David Bruce: The Funniest People in Music, Volume 2 — Illnesses and Injuries, Improvising

Illnesses and Injuries

• Joey Ramone, lead singer of the Ramones, suffered from obsessive-compulsive disorder, making him do repetitive and unnecessary actions. Before leaving an elevator, he would sometimes get in and get out of it 10 times before finally exiting for good. In Spain, he once got off the curb, then on again, so many times that a driver who was waiting for him to cross the street finally drove by him, clipping him slightly. On one tour, the Ramones flew to England, and after they landed in London, Joey said that he needed to go back to his apartment in New York so he could exit through his door one more time. (He wasn’t able to do it, of course — he had to stay on tour.) Suffering from obsessive-compulsive disorder did have one benefit. His friend Joan Tarshis would visit him, and he would hug her before she left. However, he would have to hug her more than once before his obsessive-compulsive disorder would allow him to let her leave. Ms. Tarshis says, “I’d be halfway down the hall, and he’d call me over and I’d go back for another hug. This’d go on three or four more times, every time.”

• After a skiing accident, cellist Pablo Casals called a press conference to announce that he had broken his arm and therefore would be forced to cancel several concerts. The reporters were surprised to see Mr. Casals in a good mood and asked why he was so happy instead of being upset by his accident. Mr. Casals explained, “Because now I don’t have to practice.” (Chances are excellent that this anecdote is apocryphal.)

• Nineteenth-century pianist Louis Moreau Gottschalk had a bad habit of biting his nails until he almost had no nails. In fact, a friend of his, fellow pianist Richard Hoffman, remembers looking at the piano keyboard after Mr. Gottschalk had played and seeing that the keys were covered with blood.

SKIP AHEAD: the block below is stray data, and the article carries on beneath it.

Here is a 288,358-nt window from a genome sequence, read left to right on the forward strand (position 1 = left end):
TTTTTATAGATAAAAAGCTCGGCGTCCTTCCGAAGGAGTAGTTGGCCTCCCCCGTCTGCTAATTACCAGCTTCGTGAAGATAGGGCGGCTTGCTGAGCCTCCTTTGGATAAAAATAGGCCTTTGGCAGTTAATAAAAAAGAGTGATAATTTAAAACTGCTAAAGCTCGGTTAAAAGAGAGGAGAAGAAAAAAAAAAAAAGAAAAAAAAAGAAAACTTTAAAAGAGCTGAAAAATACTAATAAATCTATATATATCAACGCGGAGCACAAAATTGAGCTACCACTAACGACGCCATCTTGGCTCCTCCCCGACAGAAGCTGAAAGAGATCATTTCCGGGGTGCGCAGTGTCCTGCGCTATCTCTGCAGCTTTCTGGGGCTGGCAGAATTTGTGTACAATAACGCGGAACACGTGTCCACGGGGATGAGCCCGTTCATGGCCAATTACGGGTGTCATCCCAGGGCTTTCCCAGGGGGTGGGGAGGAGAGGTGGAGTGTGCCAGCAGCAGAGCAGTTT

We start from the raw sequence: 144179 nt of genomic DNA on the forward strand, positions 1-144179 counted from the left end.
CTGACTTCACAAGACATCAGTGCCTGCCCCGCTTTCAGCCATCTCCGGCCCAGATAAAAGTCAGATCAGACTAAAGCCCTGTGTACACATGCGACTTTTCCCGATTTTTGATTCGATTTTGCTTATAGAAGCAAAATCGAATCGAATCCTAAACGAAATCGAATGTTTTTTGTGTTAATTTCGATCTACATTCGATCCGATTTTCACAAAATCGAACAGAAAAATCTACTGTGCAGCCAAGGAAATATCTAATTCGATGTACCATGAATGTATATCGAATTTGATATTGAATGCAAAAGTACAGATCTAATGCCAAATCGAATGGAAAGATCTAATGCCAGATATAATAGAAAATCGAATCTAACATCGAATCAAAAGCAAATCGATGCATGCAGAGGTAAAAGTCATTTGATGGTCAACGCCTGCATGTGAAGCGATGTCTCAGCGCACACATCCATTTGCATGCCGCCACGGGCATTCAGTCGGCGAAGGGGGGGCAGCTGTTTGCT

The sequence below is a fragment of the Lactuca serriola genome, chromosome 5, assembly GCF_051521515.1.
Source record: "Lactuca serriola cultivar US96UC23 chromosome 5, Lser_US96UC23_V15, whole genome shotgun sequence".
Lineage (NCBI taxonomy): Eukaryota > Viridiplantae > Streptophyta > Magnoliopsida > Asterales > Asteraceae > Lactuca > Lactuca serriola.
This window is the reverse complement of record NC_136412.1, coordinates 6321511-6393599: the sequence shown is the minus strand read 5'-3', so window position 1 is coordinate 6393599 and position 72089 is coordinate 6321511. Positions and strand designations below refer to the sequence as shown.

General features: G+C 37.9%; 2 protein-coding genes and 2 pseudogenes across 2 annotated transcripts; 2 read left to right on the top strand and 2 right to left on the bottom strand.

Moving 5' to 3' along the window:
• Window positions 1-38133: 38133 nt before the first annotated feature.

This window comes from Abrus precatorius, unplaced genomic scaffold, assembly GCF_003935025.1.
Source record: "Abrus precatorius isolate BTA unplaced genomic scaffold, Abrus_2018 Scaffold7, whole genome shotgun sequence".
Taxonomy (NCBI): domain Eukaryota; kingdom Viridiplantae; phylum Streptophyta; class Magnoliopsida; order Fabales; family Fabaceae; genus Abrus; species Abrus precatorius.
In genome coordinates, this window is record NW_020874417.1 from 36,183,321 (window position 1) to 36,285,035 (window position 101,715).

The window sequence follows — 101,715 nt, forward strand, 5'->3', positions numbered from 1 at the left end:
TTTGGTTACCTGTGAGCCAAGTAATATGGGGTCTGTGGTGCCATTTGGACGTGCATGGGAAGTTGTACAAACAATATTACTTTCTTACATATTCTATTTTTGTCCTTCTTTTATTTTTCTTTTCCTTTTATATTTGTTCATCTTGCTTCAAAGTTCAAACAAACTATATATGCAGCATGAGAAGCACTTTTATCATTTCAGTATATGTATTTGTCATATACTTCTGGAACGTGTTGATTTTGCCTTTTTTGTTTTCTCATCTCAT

• Jazz musicians strive for perfection in their improvising; in fact, this striving is what Oscar Peterson calls the “will to perfection,” which he explains by saying that “it requires you to collect all your senses, emotions, physical strength, and mental power, and focus them entirely onto the performance, with utter dedication, every time you play. And if that is scary, it is also uniquely exciting … you never get rid of it. Nor do you want to, for you come to believe that if you get it all right, you will be capable of virtually anything.” As important as perfection is, however, one thing is more important than perfection: the striving toward perfection. Coleman Hawkins recorded a brilliant solo in the Freedom Now Suite, but as brilliant as the solo was, a squeak appeared in it. The squeak could easily have been edited out for the album, but Mr. Hawkins insisted, “Don’t splice that! When it’s all perfect in a piece like this, there’s something very wrong.”

• While Patricia McBride and Edward Villella were dancing the balcony scene from Romeo and Juliet to Prokofiev’s music as performed by the Pittsburgh Symphony, the conductor set the tempo way too slow, forcing Ms. McBride and Mr. Villella to dance ahead of the music and to finish dancing before the music stopped. What to do? Ms. McBride started to bourrée off stage on pointe, but Mr. Villella grabbed her wrist and pleaded, “Patty, just stay with me.” The two then improvised — well — a few minutes of dance.


Copyright by Bruce D. Bruce; All Rights Reserved


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